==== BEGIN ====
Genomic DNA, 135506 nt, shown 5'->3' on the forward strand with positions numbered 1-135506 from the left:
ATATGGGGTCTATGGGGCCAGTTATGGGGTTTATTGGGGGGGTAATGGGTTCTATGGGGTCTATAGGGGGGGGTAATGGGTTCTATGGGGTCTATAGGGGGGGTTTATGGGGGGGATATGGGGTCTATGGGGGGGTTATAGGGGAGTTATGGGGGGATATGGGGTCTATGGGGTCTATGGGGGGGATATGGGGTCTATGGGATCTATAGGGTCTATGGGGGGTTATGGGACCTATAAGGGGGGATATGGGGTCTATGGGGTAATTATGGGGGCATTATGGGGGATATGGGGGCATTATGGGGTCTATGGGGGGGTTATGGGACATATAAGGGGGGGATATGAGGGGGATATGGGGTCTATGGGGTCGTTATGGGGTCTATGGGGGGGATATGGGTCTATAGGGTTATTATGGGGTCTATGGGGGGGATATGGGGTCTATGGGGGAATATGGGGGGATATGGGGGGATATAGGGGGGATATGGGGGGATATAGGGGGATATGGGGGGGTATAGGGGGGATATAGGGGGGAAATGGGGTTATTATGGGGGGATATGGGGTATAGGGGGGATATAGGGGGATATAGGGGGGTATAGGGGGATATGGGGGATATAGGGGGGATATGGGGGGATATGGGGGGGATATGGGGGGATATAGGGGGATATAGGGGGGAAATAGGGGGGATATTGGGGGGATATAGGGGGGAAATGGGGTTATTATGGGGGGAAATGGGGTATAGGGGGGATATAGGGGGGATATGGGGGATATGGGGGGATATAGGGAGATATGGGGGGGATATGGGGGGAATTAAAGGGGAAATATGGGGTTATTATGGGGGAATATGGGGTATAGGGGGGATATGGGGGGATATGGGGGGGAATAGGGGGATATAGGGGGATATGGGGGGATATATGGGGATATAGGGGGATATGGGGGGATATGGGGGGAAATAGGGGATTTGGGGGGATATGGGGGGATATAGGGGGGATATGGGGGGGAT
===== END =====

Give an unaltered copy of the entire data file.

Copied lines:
Genomic DNA, 135506 nt, shown 5'->3' on the forward strand with positions numbered 1-135506 from the left:
ATATGGGGTCTATGGGGCCAGTTATGGGGTTTATTGGGGGGGTAATGGGTTCTATGGGGTCTATAGGGGGGGGTAATGGGTTCTATGGGGTCTATAGGGGGGGTTTATGGGGGGGATATGGGGTCTATGGGGGGGTTATAGGGGAGTTATGGGGGGATATGGGGTCTATGGGGTCTATGGGGGGGATATGGGGTCTATGGGATCTATAGGGTCTATGGGGGGTTATGGGACCTATAAGGGGGGATATGGGGTCTATGGGGTAATTATGGGGGCATTATGGGGGATATGGGGGCATTATGGGGTCTATGGGGGGGTTATGGGACATATAAGGGGGGGATATGAGGGGGATATGGGGTCTATGGGGTCGTTATGGGGTCTATGGGGGGGATATGGGTCTATAGGGTTATTATGGGGTCTATGGGGGGGATATGGGGTCTATGGGGGAATATGGGGGGATATGGGGGGATATAGGGGGGATATGGGGGGATATAGGGGGATATGGGGGGGTATAGGGGGGATATAGGGGGGAAATGGGGTTATTATGGGGGGATATGGGGTATAGGGGGGATATAGGGGGATATAGGGGGGTATAGGGGGATATGGGGGATATAGGGGGGATATGGGGGGATATGGGGGGGATATGGGGGGATATAGGGGGATATAGGGGGGAAATAGGGGGGATATTGGGGGGATATAGGGGGGAAATGGGGTTATTATGGGGGGAAATGGGGTATAGGGGGGATATAGGGGGGATATGGGGGATATGGGGGGATATAGGGAGATATGGGGGGGATATGGGGGGAATTAAAGGGGAAATATGGGGTTATTATGGGGGAATATGGGGTATAGGGGGGATATGGGGGGATATGGGGGGGAATAGGGGGATATAGGGGGATATGGGGGGATATATGGGGATATAGGGGGATATGGGGGGATATGGGGGGAAATAGGGGATTTGGGGGGATATGGGGGGATATAGGGGGGATATGGGGGGGAT